Manchester Terrier

Manchester Terrier


The lively and spirited Manchester Terrier dog breed is a true terrier. Bred in Manchester, England, to hunt rats and rabbits, this dog has game and loves to show it. The Gentleman’s Terrier (as they were known in Victorian England) is not a hunting dog, but loves a good chase. This makes them a flyball and agility star. Although these are purebred dogs, you may find them in the care of shelters or rescue groups. Remember to adopt. Don’t go shopping if you want to take a dog home.Although its appearance may remind you of a miniature Doberman Pinscher or a large miniature Pinscher, the Manchester Terrier is a canine all its own. It is a small, loud-barking dog with a big personality: it is loyal, friendly and an excellent watchdog that loves to be with its people. Among terriers, the Manchester is known to be one of the most polite and responsive breeds, and today is an excellent companion who knows how to hold his own in conversation.


Life expectancy can be up to 15 years.Manchesters can become obese if overfed and under-exercised.They can be found in two sizes: small and smaller.They excel in sports such as agility, obedience and rally.They make great watchdogs and will bark enthusiastically if not trained to be quiet on command.Manchester Terriers can be stubborn and difficult to housebreak. Manchester Terriers can be stubborn and difficult to housebreak, so crate training is recommended. Care should be taken in off-leash or unsecured areas; when their hunting instincts kick in, training goes out the window. To get a healthy dog, never buy a puppy from an irresponsible breeder, puppy mill or pet shop. Look for a reputable breeder who tests their breeding dogs to make sure they have no genetic diseases that can be passed on to puppies and that they have a sound temperament.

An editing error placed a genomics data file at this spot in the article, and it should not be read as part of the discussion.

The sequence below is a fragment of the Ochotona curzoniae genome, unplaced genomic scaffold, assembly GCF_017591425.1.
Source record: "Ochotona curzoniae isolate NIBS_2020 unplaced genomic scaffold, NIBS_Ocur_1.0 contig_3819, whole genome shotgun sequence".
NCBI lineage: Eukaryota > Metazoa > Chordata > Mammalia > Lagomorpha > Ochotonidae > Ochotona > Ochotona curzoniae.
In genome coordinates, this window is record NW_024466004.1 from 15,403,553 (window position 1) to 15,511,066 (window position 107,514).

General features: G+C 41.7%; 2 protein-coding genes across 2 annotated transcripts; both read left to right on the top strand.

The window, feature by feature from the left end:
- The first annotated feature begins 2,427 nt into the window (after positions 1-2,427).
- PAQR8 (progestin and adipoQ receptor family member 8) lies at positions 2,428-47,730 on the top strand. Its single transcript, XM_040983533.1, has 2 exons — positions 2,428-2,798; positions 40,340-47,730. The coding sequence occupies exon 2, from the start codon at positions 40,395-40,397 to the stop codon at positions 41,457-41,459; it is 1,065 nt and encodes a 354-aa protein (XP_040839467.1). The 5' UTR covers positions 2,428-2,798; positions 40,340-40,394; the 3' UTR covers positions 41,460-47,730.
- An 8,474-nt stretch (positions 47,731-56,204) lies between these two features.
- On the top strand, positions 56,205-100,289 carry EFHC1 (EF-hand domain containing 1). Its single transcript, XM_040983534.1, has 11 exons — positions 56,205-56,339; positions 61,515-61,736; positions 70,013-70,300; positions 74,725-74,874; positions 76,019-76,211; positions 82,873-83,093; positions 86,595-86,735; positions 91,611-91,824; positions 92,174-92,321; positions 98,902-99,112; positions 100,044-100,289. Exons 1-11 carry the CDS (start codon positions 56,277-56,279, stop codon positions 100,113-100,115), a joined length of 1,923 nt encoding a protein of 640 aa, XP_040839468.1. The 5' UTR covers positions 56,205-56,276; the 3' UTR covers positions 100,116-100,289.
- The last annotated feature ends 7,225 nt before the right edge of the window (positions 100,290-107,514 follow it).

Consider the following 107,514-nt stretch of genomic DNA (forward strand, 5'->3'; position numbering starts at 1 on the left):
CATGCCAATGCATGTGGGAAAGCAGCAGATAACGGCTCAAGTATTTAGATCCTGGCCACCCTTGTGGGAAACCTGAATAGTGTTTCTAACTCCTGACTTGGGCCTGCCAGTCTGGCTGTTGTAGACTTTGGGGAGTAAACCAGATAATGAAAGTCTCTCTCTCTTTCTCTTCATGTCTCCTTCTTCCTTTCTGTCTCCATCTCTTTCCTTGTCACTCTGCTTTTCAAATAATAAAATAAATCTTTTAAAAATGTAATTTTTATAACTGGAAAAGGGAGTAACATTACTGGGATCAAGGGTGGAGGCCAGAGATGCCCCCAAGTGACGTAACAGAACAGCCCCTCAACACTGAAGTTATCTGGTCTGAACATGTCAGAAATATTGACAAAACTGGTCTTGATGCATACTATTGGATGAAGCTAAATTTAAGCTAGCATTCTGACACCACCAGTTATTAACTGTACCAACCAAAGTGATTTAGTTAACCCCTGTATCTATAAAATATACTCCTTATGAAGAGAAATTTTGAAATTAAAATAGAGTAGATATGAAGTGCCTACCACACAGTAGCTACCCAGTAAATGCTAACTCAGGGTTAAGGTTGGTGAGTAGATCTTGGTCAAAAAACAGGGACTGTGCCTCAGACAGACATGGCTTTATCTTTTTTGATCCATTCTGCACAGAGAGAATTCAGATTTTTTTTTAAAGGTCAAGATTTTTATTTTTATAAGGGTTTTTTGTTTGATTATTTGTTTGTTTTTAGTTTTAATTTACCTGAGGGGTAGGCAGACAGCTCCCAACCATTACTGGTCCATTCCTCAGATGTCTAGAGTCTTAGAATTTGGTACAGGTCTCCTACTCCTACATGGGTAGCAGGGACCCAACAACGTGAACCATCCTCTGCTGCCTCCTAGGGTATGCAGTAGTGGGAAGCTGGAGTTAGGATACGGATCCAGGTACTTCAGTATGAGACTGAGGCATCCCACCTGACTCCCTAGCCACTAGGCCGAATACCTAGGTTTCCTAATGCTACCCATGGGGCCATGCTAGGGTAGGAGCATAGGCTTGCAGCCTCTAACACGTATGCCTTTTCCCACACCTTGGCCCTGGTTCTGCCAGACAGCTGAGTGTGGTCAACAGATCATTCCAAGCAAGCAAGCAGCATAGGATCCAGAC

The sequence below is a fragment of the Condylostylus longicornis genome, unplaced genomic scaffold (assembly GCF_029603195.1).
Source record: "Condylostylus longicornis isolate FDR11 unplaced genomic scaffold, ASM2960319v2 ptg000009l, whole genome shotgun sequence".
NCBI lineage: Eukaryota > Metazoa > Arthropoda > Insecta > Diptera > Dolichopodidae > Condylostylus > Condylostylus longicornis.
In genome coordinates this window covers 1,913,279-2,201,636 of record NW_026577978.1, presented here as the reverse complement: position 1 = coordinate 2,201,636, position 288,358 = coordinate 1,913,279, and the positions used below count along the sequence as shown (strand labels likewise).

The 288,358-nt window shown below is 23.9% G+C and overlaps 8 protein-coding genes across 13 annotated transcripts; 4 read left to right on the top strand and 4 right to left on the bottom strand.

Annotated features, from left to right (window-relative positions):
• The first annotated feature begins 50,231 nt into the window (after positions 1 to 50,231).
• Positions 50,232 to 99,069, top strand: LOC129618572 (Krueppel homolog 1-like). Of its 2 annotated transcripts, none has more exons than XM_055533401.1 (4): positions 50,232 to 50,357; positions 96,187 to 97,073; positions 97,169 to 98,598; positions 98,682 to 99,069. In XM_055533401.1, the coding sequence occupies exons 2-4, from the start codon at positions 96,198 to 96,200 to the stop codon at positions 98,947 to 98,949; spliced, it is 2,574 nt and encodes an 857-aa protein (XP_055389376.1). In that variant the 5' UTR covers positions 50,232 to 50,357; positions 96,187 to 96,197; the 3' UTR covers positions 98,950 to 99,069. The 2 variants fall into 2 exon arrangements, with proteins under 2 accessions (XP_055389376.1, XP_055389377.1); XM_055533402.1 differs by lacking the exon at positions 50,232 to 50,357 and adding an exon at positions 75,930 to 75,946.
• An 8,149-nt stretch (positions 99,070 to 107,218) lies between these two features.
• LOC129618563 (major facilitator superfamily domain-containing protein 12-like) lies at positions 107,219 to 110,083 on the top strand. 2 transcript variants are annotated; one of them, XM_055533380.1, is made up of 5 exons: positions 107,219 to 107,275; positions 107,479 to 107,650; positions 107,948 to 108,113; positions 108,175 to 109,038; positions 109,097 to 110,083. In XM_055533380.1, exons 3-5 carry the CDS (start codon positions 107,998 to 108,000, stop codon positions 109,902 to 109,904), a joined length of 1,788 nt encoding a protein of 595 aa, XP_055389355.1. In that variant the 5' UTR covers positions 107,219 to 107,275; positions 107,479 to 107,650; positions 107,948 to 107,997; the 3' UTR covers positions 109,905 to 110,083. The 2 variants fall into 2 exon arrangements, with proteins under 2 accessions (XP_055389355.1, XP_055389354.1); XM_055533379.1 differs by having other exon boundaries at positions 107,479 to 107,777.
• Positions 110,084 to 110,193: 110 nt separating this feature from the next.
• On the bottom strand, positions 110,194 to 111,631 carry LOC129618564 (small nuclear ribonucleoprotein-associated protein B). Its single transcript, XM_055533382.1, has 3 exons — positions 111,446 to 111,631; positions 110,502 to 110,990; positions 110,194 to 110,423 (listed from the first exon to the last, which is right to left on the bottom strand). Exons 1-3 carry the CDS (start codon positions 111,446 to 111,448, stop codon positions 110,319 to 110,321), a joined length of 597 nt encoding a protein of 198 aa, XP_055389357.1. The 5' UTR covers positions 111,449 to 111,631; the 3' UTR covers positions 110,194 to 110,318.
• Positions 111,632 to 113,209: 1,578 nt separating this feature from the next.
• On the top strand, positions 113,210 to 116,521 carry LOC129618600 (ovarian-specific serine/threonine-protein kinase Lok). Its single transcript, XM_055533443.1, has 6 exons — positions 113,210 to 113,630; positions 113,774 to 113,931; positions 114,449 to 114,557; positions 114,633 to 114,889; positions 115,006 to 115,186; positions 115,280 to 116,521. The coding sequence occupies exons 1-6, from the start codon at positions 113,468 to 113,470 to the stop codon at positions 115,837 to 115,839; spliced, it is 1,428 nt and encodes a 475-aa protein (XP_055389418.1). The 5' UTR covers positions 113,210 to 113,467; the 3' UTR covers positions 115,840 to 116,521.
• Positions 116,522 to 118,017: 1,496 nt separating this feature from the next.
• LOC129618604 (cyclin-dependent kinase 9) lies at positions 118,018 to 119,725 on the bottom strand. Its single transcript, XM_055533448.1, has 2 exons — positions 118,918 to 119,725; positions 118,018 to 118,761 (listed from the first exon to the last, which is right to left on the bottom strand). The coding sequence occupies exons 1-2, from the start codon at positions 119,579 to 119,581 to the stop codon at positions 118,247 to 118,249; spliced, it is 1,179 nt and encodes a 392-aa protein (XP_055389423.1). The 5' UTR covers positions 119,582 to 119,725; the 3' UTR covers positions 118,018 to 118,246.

Many people think that the Manchester Terrier is a small version of the Doberman. But they are not. Louis Doberman used Manchesters to breed the larger Doberman, and Miniature Pinscher experts say their breed has no shared heritage.Manchester Terriers are considered by many to be the oldest of all identifiable terrier breeds. They are mentioned in books dating back to the early 16th century.Manchester Terriers served an important function in England. In the early 19th century, sanitation was poor and rats were a threat to health. Rat-killing was a popular sport, and an enthusiast named John Hulme crossed a Whippet with a Black and Tan Terrier to produce a dog that excelled at it.Even after the sport was banned, the little Terriers had plenty of work to do in the country’s public inns, most of which were infested with rats. The inns used to have kennels with the terriers and, after closing for the night, the workers would release them into the dining rooms to catch the rats.The breed acquired a reputation for great spirit and determination when faced with an enemy even twice their size. Billy, a Manchester in the 1820s, is still remembered for killing 100 rats in just 12 minutes. The Manchester district of England was the centre of breeding for these small Terriers in the mid-19th century, and so they were given the name Manchester. The public wanted dogs of even smaller stature, so some breeders crossed their dogs with Chihuahuas to further reduce their size. This caused numerous problems, notably thin coat, apple-headedness and bulging eyes.Very small, though delicate and unhealthy Manchesters (and up to two and a half pounds), were popular for many years in the Victorian era. Some owners had specially designed leather pouches made to suspend from their belts and carry with them when riding, earning them the nickname “groom’s pocket piece”. However, even the smaller Manchester Terriers retained their fighting spirit, and in 1937, the British Manchester Terrier Club was formed. Its members were instrumental in saving the breed from extinction after World War II.